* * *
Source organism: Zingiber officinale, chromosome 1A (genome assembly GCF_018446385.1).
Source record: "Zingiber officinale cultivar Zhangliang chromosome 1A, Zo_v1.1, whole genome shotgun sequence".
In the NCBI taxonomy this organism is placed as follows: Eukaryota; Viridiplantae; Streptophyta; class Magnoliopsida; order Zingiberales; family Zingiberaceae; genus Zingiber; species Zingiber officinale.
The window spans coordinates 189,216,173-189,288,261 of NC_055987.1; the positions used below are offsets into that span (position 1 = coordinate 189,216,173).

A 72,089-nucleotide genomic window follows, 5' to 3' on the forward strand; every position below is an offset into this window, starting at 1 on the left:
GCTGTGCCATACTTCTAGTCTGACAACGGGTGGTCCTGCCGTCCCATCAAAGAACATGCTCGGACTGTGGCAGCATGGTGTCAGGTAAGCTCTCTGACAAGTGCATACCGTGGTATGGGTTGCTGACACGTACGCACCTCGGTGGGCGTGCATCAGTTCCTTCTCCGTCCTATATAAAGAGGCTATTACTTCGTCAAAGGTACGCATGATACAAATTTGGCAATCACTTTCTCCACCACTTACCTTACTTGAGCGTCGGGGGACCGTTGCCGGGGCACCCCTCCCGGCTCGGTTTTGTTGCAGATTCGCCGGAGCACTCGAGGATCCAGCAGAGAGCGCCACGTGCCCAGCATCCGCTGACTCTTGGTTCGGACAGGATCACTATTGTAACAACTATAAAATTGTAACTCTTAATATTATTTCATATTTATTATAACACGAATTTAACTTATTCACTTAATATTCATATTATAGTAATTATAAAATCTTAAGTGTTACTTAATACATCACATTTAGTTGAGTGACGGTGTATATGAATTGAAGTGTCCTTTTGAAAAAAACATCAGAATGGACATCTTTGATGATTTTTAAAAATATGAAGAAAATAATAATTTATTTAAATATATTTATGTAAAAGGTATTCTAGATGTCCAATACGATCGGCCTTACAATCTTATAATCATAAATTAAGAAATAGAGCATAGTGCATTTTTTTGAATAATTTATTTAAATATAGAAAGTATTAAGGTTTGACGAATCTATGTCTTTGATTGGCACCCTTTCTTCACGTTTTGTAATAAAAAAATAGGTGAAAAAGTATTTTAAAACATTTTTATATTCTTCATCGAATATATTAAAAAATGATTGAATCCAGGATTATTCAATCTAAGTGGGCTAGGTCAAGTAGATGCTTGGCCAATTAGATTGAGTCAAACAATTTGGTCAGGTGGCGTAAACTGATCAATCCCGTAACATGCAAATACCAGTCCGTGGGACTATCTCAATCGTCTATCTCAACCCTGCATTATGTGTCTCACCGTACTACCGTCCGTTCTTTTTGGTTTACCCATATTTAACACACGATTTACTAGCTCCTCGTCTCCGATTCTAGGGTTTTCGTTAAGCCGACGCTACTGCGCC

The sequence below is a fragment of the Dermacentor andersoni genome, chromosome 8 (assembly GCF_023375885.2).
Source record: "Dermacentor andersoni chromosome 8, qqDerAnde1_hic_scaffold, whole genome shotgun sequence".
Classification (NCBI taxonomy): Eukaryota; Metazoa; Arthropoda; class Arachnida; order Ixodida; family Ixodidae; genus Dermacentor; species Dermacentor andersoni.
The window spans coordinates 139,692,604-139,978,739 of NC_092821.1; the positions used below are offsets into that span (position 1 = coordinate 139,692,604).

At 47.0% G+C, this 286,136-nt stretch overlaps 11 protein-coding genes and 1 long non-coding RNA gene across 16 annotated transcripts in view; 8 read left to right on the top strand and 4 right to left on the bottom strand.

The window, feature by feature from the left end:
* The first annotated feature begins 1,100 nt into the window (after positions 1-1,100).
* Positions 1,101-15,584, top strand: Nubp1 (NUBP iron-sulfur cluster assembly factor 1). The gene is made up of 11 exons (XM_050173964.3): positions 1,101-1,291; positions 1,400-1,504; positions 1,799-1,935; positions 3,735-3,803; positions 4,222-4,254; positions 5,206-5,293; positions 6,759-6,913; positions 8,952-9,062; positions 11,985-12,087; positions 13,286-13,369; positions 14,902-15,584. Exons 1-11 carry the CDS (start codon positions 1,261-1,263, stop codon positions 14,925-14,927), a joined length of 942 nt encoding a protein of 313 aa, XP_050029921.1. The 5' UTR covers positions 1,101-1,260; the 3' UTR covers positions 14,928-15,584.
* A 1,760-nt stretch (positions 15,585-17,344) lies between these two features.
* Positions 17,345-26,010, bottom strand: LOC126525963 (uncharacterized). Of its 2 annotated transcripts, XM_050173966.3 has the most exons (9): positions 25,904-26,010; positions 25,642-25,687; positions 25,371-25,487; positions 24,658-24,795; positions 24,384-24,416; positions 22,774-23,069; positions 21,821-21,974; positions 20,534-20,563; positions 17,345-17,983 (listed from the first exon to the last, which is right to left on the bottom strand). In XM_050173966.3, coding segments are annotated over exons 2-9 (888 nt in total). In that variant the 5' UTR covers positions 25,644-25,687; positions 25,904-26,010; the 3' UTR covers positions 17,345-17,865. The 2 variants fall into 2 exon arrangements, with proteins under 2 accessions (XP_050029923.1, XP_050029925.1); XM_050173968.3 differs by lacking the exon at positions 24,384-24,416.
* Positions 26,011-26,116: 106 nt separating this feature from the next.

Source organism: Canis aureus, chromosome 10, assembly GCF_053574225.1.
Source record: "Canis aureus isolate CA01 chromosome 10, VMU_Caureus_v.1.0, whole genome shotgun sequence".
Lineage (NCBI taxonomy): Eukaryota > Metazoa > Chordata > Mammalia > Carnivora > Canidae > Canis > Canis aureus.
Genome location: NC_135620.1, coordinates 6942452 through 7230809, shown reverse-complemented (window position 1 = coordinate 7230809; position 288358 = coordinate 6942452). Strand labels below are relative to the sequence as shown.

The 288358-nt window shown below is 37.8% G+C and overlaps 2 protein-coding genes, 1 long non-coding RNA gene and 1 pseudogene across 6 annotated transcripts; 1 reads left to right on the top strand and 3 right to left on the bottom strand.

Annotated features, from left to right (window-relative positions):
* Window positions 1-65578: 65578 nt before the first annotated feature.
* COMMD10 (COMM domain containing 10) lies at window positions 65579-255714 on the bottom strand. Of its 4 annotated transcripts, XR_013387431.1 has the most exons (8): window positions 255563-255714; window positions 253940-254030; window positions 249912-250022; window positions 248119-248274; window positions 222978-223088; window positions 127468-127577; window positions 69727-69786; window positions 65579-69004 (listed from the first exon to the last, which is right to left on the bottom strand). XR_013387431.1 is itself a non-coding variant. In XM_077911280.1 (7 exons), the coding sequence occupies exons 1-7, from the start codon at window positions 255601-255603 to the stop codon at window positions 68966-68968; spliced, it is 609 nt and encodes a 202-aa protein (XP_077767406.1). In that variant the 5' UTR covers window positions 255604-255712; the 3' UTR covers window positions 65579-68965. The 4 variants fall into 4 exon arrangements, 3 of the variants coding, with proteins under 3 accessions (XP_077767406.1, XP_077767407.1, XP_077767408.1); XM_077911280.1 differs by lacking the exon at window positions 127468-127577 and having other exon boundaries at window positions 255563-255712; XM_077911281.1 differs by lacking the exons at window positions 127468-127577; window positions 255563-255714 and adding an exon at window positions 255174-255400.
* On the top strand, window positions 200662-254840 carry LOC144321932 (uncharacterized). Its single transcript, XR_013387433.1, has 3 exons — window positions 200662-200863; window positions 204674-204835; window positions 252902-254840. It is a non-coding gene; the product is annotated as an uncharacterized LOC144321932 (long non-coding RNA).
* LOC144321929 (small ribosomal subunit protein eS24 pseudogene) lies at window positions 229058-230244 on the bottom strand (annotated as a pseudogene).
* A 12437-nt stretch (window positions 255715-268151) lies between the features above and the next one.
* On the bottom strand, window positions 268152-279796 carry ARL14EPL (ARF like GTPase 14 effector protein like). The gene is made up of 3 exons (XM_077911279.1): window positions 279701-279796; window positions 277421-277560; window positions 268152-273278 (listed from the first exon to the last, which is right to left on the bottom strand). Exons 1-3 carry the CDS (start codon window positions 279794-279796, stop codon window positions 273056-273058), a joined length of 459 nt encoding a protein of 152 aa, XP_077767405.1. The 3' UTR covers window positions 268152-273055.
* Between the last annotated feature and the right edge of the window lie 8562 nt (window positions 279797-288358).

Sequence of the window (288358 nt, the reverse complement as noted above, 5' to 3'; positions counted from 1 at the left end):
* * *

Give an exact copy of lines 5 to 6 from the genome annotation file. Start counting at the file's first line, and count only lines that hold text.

A 72,089-nucleotide genomic window follows, 5' to 3' on the forward strand; every position below is an offset into this window, starting at 1 on the left:
GCTGTGCCATACTTCTAGTCTGACAACGGGTGGTCCTGCCGTCCCATCAAAGAACATGCTCGGACTGTGGCAGCATGGTGTCAGGTAAGCTCTCTGACAAGTGCATACCGTGGTATGGGTTGCTGACACGTACGCACCTCGGTGGGCGTGCATCAGTTCCTTCTCCGTCCTATATAAAGAGGCTATTACTTCGTCAAAGGTACGCATGATACAAATTTGGCAATCACTTTCTCCACCACTTACCTTACTTGAGCGTCGGGGGACCGTTGCCGGGGCACCCCTCCCGGCTCGGTTTTGTTGCAGATTCGCCGGAGCACTCGAGGATCCAGCAGAGAGCGCCACGTGCCCAGCATCCGCTGACTCTTGGTTCGGACAGGATCACTATTGTAACAACTATAAAATTGTAACTCTTAATATTATTTCATATTTATTATAACACGAATTTAACTTATTCACTTAATATTCATATTATAGTAATTATAAAATCTTAAGTGTTACTTAATACATCACATTTAGTTGAGTGACGGTGTATATGAATTGAAGTGTCCTTTTGAAAAAAACATCAGAATGGACATCTTTGATGATTTTTAAAAATATGAAGAAAATAATAATTTATTTAAATATATTTATGTAAAAGGTATTCTAGATGTCCAATACGATCGGCCTTACAATCTTATAATCATAAATTAAGAAATAGAGCATAGTGCATTTTTTTGAATAATTTATTTAAATATAGAAAGTATTAAGGTTTGACGAATCTATGTCTTTGATTGGCACCCTTTCTTCACGTTTTGTAATAAAAAAATAGGTGAAAAAGTATTTTAAAACATTTTTATATTCTTCATCGAATATATTAAAAAATGATTGAATCCAGGATTATTCAATCTAAGTGGGCTAGGTCAAGTAGATGCTTGGCCAATTAGATTGAGTCAAACAATTTGGTCAGGTGGCGTAAACTGATCAATCCCGTAACATGCAAATACCAGTCCGTGGGACTATCTCAATCGTCTATCTCAACCCTGCATTATGTGTCTCACCGTACTACCGTCCGTTCTTTTTGGTTTACCCATATTTAACACACGATTTACTAGCTCCTCGTCTCCGATTCTAGGGTTTTCGTTAAGCCGACGCTACTGCGCC